Sunday, March 4, 2007

A Pigeon I Once Saw

A while back I spent some time watching a very rotund pigeon excavate a nook of molding on the building across the street from mine. The undertaking was spectacle enough, maybe not so remarkable as to send me running for a camera, but it got me thinking a little bit about something other than life insurance and postage rates, a rare pleasure these days. So I thought I’d jot a line or two about it.

I had just returned home, and having stripped to my underwear and poured a glass of water (it was summer), I retired to my brown naugahyde armchair and looked nondiscriminately out the window. I lived on the fifth floor of a five-story walk up, which means I was well-perched when I took to my window, and usually pretty proud of it. But I was not the only one coveting a good perch this particular afternoon on Attorney Street. Across the way there was an awkward bird-brained effort being made by the only other gent about, to fly, hurl himself, into a hole in a Corinthian molding cap on the building directly across from mine. The campaign immediately drew my attention because it was a very raucous affair, with a bit of a wing-slapping-brick element to it, and quite the intrigue for a weekday afternoon. I couldn’t tell you why the dolt wanted in that cap so bad- perhaps it was the heat- but I’ll tell you he was fiercely unyielding. The little squaker would swoop up to the plaster molding from below and sort of beat his wings against the edges a few times before tiring and falling back to safer altitudes and regroup. Swoop, beat, and recover was the plan that appealed to his puny avian intellect- never varying nor abandoning his screeching battle cry. Five, six, seven times he tried this absurd maneuver to my escalating joy. It goes without saying that I was no help at all.

I suspect that if our roles had been reversed, and I don’t mean if I had been assaulting the plastered molding cap and the pigeon reclining in my naugahyde chair, but if the viewing went the other way- if he had been watching me- he would have been as thoroughly unimpressed with me as I was with him. “Oh sure,” he says, seeing me from the corner of his eye as he fights for his perch, “you’re real interesting. Just sitting their all day. At least I’m doing something.” Compared to my boring water-sipping existence, his struggle probably felt quite exciting, perhaps even noble, the poor bastard. “At least I work for it,” he tells himself, “And when I get it, it will be all the more satisfying because I earned it.” Yes, of course.

Well, as it goes with all great nudges, eventually he got what he wanted. The noisy bird found his way into the hole. I think I did something very fitting to celebrate his triumph; I tweezed a back hair, or something. “Nice work,” I thought. “Now that you’re in there, what the hell’re you going to do?” I’d think the same thought probably occurred to the pigeon, though I’m sure the pigeon thinks of nothing but corn seed and marble statues. And even if the pigeon could think, any rational thought would surely be muted by the blinding fear that I imagine gripped the bastard at finding himself constricted in the dark. Not that I know much about flight, but I imagine that for a creature accustomed to the open air, it would be quite scary to be enclosed in such a breathless place. The wanting- ok, I can understand that. It seemed like a good idea at the time. But once you’re in there, and what was never a concern is now dangerously scarce, I can imagine being very frightened indeed. I wouldn’t have been surprised if the poor bastard beat his wings against the wall and shattered every bone in his disease-ridden body. But the squaking and the beating didn’t last too long. He sort of settled down after a bit and relaxed in his new surroundings. I suppose that showed some poise.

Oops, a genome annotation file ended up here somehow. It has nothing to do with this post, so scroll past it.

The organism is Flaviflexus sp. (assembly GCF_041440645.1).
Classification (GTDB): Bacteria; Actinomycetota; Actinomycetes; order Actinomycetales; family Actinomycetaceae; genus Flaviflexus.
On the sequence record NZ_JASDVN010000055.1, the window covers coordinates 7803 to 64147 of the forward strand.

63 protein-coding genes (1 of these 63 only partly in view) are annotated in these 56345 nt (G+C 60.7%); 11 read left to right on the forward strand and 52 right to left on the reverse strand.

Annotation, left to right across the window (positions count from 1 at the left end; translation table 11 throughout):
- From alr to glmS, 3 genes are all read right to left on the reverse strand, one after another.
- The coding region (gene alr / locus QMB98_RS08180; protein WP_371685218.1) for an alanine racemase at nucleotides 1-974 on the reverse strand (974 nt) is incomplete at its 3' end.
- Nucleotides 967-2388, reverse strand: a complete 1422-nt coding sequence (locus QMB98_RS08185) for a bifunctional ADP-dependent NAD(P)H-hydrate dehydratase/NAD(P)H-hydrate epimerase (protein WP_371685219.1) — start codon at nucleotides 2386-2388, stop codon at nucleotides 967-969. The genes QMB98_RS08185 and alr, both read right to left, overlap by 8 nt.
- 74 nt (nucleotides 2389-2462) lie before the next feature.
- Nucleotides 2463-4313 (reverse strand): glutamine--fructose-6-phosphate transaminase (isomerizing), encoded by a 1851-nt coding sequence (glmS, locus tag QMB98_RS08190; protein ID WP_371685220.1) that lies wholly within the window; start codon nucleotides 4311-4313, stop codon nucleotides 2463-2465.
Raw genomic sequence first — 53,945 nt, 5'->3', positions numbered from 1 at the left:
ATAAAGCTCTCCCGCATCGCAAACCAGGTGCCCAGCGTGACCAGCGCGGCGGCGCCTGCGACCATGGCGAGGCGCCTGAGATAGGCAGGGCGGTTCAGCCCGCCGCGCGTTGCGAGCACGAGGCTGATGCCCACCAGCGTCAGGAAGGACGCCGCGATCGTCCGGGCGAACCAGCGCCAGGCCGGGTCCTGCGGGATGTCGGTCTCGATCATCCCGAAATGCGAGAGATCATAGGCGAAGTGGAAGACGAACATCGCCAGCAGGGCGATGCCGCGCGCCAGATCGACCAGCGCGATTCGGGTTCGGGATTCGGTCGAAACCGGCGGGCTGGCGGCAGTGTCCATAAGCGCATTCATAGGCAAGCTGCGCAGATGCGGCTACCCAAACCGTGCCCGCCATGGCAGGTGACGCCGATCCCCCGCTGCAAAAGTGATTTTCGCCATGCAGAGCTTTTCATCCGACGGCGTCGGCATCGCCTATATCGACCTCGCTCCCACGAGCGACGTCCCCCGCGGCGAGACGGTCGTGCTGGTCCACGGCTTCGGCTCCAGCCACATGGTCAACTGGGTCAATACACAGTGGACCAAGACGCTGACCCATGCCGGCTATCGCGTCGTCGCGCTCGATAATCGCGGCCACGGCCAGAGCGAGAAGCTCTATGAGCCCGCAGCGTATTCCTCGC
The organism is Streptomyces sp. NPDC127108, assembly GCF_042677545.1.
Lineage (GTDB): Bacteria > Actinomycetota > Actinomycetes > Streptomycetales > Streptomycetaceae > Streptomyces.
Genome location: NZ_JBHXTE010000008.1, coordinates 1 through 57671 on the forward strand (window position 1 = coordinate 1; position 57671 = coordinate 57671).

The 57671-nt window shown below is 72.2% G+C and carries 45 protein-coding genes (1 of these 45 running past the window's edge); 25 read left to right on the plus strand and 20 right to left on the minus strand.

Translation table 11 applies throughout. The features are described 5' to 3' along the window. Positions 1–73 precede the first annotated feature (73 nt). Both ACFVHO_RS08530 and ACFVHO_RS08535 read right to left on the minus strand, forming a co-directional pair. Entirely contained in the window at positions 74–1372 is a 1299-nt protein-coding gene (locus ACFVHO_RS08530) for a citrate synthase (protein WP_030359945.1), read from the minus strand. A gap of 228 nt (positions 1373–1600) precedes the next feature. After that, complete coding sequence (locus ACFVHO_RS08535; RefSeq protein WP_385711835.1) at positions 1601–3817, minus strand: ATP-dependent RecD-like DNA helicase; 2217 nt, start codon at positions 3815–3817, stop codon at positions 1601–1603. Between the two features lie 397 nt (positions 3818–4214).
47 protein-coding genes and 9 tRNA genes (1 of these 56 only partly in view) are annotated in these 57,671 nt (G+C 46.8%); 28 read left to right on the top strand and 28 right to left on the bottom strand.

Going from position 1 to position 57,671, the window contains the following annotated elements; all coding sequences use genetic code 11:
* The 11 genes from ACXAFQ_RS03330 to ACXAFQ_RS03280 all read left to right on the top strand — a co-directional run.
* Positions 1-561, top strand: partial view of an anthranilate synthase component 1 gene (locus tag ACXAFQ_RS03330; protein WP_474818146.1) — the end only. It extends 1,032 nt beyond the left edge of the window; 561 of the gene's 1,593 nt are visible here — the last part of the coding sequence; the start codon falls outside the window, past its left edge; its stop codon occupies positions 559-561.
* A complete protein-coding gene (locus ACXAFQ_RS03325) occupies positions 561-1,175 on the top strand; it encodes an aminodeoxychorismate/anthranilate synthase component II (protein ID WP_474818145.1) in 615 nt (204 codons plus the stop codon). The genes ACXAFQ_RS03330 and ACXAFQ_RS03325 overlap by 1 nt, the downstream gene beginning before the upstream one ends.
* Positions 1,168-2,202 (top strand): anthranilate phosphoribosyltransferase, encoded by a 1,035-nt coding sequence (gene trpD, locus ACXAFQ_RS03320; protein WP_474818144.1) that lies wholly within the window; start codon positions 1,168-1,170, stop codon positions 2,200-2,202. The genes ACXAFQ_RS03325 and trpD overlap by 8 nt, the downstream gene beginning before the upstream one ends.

So there we were- me on my perch and he on his. I remember having a sudden interest in a turkey sandwich, but I let it pass, wanting to see what happened. Maybe the thing would suffocate and die. Maybe the heat would convection-bake the bastard and the smell of frying pigeon would waft over the street. Perhaps a kid could loft a stone up that high. Who knew? I figured I had better keep on eye on my little friend, in case I should become his unwitting obituarist. I’m sure he’d do the same for me. So I sat there, spying on the pigeon’s little stick legs (for that’s about out all I could see of him) to see what became of him.I’m not sure how long I waited. Maybe an hour. The heat was getting pretty bad, and the turkey sandwich entered my mind again. I know that when I left him, the pigeon was still perched there, apparently alive, waiting, or thinking, or hiding from something. I don’t think he fell to his death, I would have seen the remains when I came back from drinking that night. He probably just got bored and flew off. Why do stupid birds do the crazy things they do? And what happens to them after they do them? Who knows? It’s no concern of mine anyways. He kept me entertained for a few otherwise mind-numbing minutes, and I suppose that’s all you can ask on a weekday afternoon.

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